Not at all, that is why we will address historic preservation at the architecture festival this year, at the Wednesday evening Architecture Cafe




What first attracted you to art and architecture?  


My parents.  My dad from Italy and my mom from Canada of Italian descent, instilled in us an appreciation for the arts from when we were small. It was assumed that this was valuable and important to a full life.




What are your most artistic skills?


Appreciating the art of others.




What is your favorite spot in Modesto?


Any one of the several cafes in downtown Modesto. They are great places to hang out and run into people.  Cafes have been part of urban life since the 1700s. I host the architecture cafe at Picasso, hang out after garage saling at Deva or Queen Bean, or meet with friends at Serrano.




My favorite building in the old World Saving building at 10th and I. it is a great mid century building. The light fixture is worth getting off the freeway to see. 




Why did you create the Modesto Art Museum? 


Because Modesto was the largest city in the country without a nonprofit art museum, no successful city has gotten to the place it is without art and an art museum. I think there is a correlation between the amount of art in a city and its overall livability and success as a good home for people. The Modesto Art Museum is not like other museums though.  We want to infuse the community with art, address community problems through the arts, bring art to the people. Our Meet Your Neighbor installation downtown is a great example of the kind of art we want to do in Modesto. We want to make art a natural part of life and at the same time shake people up with the visual arts.




How do you describe Modesto to people you meet when travelling?


One of the largest cities in the country, it’s the 101st largest, but with few amenities and an almost overwhelming number of urban problems, but lots of potential. I also mention that it has a great mid century modern architecture heritage worth exploring and I suspect manytreasures yet to be remembered.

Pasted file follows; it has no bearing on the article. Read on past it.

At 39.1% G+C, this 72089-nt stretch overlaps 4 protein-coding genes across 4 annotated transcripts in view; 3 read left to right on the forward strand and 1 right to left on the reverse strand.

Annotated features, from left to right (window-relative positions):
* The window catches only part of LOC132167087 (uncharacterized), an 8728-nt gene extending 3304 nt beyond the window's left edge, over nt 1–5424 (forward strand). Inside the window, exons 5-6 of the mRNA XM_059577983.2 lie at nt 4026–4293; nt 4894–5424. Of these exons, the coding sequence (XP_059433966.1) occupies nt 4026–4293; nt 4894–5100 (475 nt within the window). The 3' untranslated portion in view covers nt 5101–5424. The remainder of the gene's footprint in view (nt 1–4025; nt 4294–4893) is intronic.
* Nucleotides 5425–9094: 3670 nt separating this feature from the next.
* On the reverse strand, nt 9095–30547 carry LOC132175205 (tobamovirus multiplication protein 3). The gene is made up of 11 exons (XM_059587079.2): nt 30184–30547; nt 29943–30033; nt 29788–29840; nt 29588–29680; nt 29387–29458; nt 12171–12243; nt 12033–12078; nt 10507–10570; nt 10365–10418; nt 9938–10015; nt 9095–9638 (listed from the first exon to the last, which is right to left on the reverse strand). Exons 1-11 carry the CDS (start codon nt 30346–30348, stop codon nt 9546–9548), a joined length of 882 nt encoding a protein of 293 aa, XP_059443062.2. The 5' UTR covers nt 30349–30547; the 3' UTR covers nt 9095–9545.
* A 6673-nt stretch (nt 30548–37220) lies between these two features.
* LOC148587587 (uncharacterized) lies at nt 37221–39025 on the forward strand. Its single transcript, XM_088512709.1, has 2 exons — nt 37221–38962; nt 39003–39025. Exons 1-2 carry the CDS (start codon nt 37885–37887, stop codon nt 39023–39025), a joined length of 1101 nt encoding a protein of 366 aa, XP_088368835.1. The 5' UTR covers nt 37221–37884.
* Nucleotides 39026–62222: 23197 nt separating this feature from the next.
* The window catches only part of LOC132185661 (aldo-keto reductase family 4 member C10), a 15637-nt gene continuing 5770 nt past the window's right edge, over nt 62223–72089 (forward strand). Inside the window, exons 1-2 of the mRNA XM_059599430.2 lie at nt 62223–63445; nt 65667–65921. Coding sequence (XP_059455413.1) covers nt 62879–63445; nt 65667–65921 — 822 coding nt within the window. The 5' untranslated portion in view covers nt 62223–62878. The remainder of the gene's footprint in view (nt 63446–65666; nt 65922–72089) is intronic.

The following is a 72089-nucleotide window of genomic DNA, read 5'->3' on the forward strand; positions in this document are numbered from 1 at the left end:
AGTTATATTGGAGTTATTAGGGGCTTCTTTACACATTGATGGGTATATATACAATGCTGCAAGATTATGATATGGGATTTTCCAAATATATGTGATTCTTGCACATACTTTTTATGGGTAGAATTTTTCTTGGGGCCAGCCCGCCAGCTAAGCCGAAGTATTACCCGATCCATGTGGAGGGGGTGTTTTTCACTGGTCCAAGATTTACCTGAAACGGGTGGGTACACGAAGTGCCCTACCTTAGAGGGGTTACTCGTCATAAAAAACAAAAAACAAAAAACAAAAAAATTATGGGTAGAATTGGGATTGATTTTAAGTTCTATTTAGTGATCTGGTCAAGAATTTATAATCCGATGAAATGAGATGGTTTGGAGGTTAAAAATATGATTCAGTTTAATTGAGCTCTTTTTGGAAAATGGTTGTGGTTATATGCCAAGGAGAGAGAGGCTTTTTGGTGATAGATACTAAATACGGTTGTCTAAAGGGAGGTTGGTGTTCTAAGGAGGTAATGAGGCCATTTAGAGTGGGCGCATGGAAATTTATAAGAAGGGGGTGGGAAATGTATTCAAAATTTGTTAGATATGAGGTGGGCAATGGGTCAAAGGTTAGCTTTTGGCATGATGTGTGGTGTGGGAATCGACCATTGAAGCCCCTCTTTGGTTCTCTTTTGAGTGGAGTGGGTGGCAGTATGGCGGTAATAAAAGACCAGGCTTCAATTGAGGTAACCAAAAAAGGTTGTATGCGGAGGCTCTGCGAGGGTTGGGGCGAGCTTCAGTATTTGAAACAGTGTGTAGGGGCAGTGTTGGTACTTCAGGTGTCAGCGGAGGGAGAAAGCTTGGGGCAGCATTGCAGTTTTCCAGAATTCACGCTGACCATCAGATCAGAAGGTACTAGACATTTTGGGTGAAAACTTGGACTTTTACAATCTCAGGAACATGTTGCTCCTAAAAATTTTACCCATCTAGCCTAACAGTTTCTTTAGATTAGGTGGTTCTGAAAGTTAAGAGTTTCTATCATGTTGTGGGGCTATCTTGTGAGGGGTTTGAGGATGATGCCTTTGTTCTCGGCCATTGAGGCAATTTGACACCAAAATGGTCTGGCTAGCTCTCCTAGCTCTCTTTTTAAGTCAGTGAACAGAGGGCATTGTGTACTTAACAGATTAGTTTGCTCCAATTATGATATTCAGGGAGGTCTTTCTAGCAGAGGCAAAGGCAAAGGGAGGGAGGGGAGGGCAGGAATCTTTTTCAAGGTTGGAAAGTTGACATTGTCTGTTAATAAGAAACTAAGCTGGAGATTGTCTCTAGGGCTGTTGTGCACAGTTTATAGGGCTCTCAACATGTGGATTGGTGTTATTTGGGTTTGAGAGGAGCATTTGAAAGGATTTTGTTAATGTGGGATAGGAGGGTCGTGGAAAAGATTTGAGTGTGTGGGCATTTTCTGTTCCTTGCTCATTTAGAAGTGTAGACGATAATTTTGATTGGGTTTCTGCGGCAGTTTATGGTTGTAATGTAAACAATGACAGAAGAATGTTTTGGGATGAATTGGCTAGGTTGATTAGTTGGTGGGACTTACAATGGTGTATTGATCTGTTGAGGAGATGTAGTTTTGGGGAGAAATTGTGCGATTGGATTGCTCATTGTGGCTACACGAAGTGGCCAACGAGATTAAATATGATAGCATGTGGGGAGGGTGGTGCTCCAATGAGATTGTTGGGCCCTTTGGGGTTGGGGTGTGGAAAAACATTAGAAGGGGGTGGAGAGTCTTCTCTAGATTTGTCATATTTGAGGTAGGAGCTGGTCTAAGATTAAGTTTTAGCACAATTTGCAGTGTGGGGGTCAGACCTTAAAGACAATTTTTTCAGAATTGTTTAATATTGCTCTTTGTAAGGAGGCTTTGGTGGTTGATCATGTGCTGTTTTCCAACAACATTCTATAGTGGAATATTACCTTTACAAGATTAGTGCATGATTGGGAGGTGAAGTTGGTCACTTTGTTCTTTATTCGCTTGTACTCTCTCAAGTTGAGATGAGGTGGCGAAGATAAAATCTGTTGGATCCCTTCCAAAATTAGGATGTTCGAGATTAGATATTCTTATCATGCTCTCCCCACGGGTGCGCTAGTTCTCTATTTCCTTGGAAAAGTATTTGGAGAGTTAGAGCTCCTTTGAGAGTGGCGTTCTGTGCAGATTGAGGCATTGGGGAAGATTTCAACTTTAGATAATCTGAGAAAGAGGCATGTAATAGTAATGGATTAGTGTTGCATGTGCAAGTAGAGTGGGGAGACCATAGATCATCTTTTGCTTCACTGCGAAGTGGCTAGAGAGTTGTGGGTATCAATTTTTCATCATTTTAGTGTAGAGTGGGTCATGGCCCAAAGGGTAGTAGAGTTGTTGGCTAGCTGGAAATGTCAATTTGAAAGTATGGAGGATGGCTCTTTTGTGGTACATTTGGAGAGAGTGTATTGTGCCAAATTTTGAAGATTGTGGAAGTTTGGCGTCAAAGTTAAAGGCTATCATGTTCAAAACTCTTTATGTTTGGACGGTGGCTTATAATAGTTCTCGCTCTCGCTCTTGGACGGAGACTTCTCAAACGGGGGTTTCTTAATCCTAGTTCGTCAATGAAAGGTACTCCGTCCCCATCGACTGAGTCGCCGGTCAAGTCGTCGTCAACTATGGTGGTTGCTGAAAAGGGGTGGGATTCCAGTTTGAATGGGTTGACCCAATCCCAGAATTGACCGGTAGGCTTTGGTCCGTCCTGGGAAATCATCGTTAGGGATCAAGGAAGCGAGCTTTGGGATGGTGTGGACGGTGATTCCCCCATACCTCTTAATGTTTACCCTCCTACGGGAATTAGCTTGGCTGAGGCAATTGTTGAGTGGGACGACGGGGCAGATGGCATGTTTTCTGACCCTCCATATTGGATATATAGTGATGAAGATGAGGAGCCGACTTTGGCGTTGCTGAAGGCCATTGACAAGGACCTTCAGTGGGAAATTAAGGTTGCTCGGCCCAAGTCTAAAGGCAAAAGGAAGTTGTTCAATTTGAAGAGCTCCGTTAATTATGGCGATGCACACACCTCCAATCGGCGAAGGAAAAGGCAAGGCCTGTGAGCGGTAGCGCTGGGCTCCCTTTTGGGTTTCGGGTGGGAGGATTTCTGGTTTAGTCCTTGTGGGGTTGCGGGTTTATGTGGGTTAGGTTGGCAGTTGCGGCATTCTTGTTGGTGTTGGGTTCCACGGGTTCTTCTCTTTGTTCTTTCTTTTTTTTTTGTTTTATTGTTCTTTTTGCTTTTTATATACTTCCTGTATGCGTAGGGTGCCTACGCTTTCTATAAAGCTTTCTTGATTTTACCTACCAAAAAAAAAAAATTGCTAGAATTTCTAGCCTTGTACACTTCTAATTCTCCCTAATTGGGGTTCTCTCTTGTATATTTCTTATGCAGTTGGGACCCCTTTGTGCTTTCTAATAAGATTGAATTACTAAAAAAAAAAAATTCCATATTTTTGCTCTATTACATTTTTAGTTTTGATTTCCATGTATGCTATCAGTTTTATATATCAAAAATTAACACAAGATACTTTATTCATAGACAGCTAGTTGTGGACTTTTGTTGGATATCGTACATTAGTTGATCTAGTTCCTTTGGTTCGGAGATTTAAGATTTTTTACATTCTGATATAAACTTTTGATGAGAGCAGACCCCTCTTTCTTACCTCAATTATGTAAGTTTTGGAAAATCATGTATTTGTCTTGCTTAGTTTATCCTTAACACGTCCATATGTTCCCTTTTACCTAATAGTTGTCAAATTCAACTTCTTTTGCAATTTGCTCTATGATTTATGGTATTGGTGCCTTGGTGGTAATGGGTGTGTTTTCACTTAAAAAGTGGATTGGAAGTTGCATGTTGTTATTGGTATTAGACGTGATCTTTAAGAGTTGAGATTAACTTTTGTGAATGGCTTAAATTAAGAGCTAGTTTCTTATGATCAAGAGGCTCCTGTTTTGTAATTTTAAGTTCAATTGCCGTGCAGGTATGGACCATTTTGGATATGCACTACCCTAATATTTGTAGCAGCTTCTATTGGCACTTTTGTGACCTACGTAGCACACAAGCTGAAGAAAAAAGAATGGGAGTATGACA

What is your ideal evening in Modesto?


Having a bunch of friends or family over for dessert, an evening of conversation, would be one, but also meeting friendssomewhere for dessert and conversation.




Are there are there any architecturally notablebuildings that are at risk right now?


Oh yes, most notably the old post office building, who knows what will happen there.  Any empty building of note, like the World Savings building is in danger.




Why do you think Modesto became so architecturally significant?


Because there were people living here not afraid to embrace the future. Modesto’s architecture, until recently, was at least keeping with the times, Victorian in the 19th century, bungalows in the early 20th, art deco in the 30s and then on the cutting edge for the mid century period in a way not seen in many cities, especially such a small city. WhenModesto was getting national attention for its architecture, it had less than 25,000 people, and many of them were forward thinking and expressed it in the residential, landscape, government, and commercial projects.


 Schedule for the festival


THURSDAY, 15th: 
Keynote and Architecture Design Awards – The State Theatre 6-9pm

FRIDAY, 16th:
Architecture Cafe – Picasso’s Deli 8:30-10am
Architecture Film NIght – The State Theatre 6-9pm

Kid’s Model Workshop – McHenry Museum – 12:30-3pm
Architecture Graffiti – 10th and I Streets – 7-9pm

Details about these events along with information on architecture tours and exhibits can be found on website at:


Most important ModestoView question.


Beatles or stones ?


Beatles, but the stones are number 2



About the Author:

Chris Murphy is the President and CEO of Sierra Pacific Warehouse Group and Publisher and Founder of ModestoView Inc. Chris worked globally in the cycling industry returning to Modesto in 1996. He is also the founder of the Modesto Historic Graffiti Cruise Route, Legends of the Cruise Walk of Fame, Modesto Rockin’ Holiday, the Modesto Music History Organization and co-founder of the Modesto Area Music Association. Chris is married to his artist wife Rebecca since 1985 and has two daughters Madison and Abigail, both graduating from Modesto High and UC Berkeley. He is lead singer and guitarist for his band, Third Party that donates their performances to non-profits.